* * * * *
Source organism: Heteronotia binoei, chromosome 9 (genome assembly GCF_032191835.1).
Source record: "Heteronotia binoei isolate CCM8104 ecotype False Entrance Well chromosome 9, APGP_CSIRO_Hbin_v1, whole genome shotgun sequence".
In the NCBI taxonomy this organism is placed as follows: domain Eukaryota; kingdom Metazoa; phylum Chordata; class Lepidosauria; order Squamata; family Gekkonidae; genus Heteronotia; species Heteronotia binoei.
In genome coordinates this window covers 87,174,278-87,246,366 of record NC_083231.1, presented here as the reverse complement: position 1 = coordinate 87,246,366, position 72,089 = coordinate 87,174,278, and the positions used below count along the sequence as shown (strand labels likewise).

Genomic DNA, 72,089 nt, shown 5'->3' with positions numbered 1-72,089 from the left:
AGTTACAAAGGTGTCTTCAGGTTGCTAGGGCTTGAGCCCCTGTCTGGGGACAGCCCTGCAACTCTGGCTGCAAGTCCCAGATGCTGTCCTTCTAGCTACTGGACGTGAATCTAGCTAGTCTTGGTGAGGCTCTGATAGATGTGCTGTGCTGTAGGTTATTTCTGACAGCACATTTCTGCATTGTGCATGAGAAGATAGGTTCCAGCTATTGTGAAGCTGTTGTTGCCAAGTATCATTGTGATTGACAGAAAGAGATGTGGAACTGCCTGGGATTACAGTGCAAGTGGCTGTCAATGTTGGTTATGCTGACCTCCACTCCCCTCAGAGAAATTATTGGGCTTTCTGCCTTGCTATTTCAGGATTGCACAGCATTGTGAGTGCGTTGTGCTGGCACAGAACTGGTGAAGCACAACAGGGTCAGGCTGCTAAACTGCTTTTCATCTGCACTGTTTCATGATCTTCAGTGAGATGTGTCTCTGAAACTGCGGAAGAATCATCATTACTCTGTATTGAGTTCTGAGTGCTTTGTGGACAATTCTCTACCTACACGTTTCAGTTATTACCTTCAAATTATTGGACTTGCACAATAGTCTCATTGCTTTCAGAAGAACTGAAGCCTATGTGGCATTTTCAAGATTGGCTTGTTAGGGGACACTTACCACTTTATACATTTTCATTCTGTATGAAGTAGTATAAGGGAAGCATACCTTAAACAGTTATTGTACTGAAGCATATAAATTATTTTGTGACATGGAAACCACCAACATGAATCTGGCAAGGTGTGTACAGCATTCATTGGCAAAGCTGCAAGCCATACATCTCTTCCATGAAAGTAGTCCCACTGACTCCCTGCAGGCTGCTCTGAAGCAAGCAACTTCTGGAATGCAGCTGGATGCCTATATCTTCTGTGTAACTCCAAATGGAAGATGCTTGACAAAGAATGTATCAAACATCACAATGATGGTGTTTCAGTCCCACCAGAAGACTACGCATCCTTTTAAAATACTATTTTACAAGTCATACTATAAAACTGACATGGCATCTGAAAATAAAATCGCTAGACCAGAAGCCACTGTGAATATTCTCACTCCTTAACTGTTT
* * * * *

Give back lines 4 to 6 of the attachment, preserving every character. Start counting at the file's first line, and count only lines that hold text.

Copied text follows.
In genome coordinates this window covers 87,174,278-87,246,366 of record NC_083231.1, presented here as the reverse complement: position 1 = coordinate 87,246,366, position 72,089 = coordinate 87,174,278, and the positions used below count along the sequence as shown (strand labels likewise).

Genomic DNA, 72,089 nt, shown 5'->3' with positions numbered 1-72,089 from the left:
AGTTACAAAGGTGTCTTCAGGTTGCTAGGGCTTGAGCCCCTGTCTGGGGACAGCCCTGCAACTCTGGCTGCAAGTCCCAGATGCTGTCCTTCTAGCTACTGGACGTGAATCTAGCTAGTCTTGGTGAGGCTCTGATAGATGTGCTGTGCTGTAGGTTATTTCTGACAGCACATTTCTGCATTGTGCATGAGAAGATAGGTTCCAGCTATTGTGAAGCTGTTGTTGCCAAGTATCATTGTGATTGACAGAAAGAGATGTGGAACTGCCTGGGATTACAGTGCAAGTGGCTGTCAATGTTGGTTATGCTGACCTCCACTCCCCTCAGAGAAATTATTGGGCTTTCTGCCTTGCTATTTCAGGATTGCACAGCATTGTGAGTGCGTTGTGCTGGCACAGAACTGGTGAAGCACAACAGGGTCAGGCTGCTAAACTGCTTTTCATCTGCACTGTTTCATGATCTTCAGTGAGATGTGTCTCTGAAACTGCGGAAGAATCATCATTACTCTGTATTGAGTTCTGAGTGCTTTGTGGACAATTCTCTACCTACACGTTTCAGTTATTACCTTCAAATTATTGGACTTGCACAATAGTCTCATTGCTTTCAGAAGAACTGAAGCCTATGTGGCATTTTCAAGATTGGCTTGTTAGGGGACACTTACCACTTTATACATTTTCATTCTGTATGAAGTAGTATAAGGGAAGCATACCTTAAACAGTTATTGTACTGAAGCATATAAATTATTTTGTGACATGGAAACCACCAACATGAATCTGGCAAGGTGTGTACAGCATTCATTGGCAAAGCTGCAAGCCATACATCTCTTCCATGAAAGTAGTCCCACTGACTCCCTGCAGGCTGCTCTGAAGCAAGCAACTTCTGGAATGCAGCTGGATGCCTATATCTTCTGTGTAACTCCAAATGGAAGATGCTTGACAAAGAATGTATCAAACATCACAATGATGGTGTTTCAGTCCCACCAGAAGACTACGCATCCTTTTAAAATACTATTTTACAAGTCATACTATAAAACTGACATGGCATCTGAAAATAAAATCGCTAGACCAGAAGCCACTGTGAATATTCTCACTCCTTAACTGTTT